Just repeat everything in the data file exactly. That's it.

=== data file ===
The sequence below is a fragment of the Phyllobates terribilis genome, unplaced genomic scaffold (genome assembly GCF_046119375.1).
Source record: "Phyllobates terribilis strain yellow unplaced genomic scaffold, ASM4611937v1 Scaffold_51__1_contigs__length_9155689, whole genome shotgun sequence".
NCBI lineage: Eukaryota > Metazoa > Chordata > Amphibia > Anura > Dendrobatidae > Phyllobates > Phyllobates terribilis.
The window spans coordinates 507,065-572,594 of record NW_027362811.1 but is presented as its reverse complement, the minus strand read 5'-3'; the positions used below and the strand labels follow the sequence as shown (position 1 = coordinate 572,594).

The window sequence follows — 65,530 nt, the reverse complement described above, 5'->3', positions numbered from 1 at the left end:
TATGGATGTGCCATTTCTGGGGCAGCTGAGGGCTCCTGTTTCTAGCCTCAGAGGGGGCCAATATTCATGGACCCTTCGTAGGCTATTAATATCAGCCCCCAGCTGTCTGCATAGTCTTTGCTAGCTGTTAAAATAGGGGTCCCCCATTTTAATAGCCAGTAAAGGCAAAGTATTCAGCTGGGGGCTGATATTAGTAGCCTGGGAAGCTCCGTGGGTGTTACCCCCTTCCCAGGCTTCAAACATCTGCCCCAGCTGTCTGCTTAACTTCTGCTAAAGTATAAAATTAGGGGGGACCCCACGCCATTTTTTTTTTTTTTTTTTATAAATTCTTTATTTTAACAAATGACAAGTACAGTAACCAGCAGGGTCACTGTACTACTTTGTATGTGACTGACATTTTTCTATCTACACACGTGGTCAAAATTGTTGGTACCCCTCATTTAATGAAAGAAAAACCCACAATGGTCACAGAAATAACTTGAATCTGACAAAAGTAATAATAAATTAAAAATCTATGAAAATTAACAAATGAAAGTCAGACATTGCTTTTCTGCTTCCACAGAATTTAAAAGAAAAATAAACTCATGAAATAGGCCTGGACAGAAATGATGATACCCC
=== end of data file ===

The sequence below is a fragment of the Phyllobates terribilis genome, unplaced genomic scaffold (genome assembly GCF_046119375.1).
Source record: "Phyllobates terribilis strain yellow unplaced genomic scaffold, ASM4611937v1 Scaffold_51__1_contigs__length_9155689, whole genome shotgun sequence".
NCBI lineage: Eukaryota > Metazoa > Chordata > Amphibia > Anura > Dendrobatidae > Phyllobates > Phyllobates terribilis.
The window spans coordinates 507,065-572,594 of record NW_027362811.1 but is presented as its reverse complement, the minus strand read 5'-3'; the positions used below and the strand labels follow the sequence as shown (position 1 = coordinate 572,594).

The window sequence follows — 65,530 nt, the reverse complement described above, 5'->3', positions numbered from 1 at the left end:
TATGGATGTGCCATTTCTGGGGCAGCTGAGGGCTCCTGTTTCTAGCCTCAGAGGGGGCCAATATTCATGGACCCTTCGTAGGCTATTAATATCAGCCCCCAGCTGTCTGCATAGTCTTTGCTAGCTGTTAAAATAGGGGTCCCCCATTTTAATAGCCAGTAAAGGCAAAGTATTCAGCTGGGGGCTGATATTAGTAGCCTGGGAAGCTCCGTGGGTGTTACCCCCTTCCCAGGCTTCAAACATCTGCCCCAGCTGTCTGCTTAACTTCTGCTAAAGTATAAAATTAGGGGGGACCCCACGCCATTTTTTTTTTTTTTTTTTATAAATTCTTTATTTTAACAAATGACAAGTACAGTAACCAGCAGGGTCACTGTACTACTTTGTATGTGACTGACATTTTTCTATCTACACACGTGGTCAAAATTGTTGGTACCCCTCATTTAATGAAAGAAAAACCCACAATGGTCACAGAAATAACTTGAATCTGACAAAAGTAATAATAAATTAAAAATCTATGAAAATTAACAAATGAAAGTCAGACATTGCTTTTCTGCTTCCACAGAATTTAAAAGAAAAATAAACTCATGAAATAGGCCTGGACAGAAATGATGATACCCC